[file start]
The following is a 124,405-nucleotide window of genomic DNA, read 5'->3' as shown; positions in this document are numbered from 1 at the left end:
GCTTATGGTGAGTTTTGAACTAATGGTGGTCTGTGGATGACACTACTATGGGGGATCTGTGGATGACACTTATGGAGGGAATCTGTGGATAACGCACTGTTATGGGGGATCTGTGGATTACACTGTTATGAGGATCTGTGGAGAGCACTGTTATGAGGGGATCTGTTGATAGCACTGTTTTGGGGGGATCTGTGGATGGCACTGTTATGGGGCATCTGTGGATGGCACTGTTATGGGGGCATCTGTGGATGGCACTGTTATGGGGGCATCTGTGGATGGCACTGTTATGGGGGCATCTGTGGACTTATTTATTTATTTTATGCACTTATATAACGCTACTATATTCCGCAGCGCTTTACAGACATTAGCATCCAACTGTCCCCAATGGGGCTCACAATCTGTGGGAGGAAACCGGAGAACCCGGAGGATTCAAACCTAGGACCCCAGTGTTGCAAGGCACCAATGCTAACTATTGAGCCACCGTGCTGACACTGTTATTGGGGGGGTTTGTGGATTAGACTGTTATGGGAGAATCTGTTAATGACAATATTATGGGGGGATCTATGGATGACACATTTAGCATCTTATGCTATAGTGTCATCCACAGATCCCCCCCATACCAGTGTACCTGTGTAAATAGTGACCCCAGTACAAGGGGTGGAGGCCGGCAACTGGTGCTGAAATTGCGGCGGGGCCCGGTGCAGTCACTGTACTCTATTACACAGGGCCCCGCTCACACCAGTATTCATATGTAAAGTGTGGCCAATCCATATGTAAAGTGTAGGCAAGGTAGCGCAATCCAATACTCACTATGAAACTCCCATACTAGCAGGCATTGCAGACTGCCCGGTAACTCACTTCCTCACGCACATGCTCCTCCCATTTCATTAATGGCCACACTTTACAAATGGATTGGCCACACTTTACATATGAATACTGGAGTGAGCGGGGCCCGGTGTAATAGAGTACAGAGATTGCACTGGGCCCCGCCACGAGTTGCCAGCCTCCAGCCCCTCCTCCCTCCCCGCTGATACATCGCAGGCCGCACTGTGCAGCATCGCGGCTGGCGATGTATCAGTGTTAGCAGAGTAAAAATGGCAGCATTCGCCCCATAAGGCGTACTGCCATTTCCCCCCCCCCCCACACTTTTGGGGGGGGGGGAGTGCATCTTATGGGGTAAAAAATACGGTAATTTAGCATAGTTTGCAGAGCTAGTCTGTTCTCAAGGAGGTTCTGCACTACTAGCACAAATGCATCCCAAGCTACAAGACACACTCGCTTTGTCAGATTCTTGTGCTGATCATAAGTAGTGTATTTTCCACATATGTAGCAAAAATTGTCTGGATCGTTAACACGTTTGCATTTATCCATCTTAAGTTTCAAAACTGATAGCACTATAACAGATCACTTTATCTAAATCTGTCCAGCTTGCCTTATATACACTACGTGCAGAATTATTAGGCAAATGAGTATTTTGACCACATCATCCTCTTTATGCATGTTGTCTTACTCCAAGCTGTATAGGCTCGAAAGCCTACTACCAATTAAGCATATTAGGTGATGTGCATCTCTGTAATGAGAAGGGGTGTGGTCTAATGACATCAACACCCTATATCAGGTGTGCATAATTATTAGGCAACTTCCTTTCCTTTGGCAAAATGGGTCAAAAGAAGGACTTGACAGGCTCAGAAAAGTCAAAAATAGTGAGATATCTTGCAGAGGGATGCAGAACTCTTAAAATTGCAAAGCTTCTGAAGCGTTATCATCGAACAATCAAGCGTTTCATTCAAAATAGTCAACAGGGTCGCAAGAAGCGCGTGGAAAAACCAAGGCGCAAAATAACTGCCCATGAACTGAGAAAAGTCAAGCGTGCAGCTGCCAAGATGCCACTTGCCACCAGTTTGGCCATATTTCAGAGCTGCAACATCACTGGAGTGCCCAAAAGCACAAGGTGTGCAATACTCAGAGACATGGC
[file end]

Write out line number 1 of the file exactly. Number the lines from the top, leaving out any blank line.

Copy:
The following is a 124,405-nucleotide window of genomic DNA, read 5'->3' as shown; positions in this document are numbered from 1 at the left end: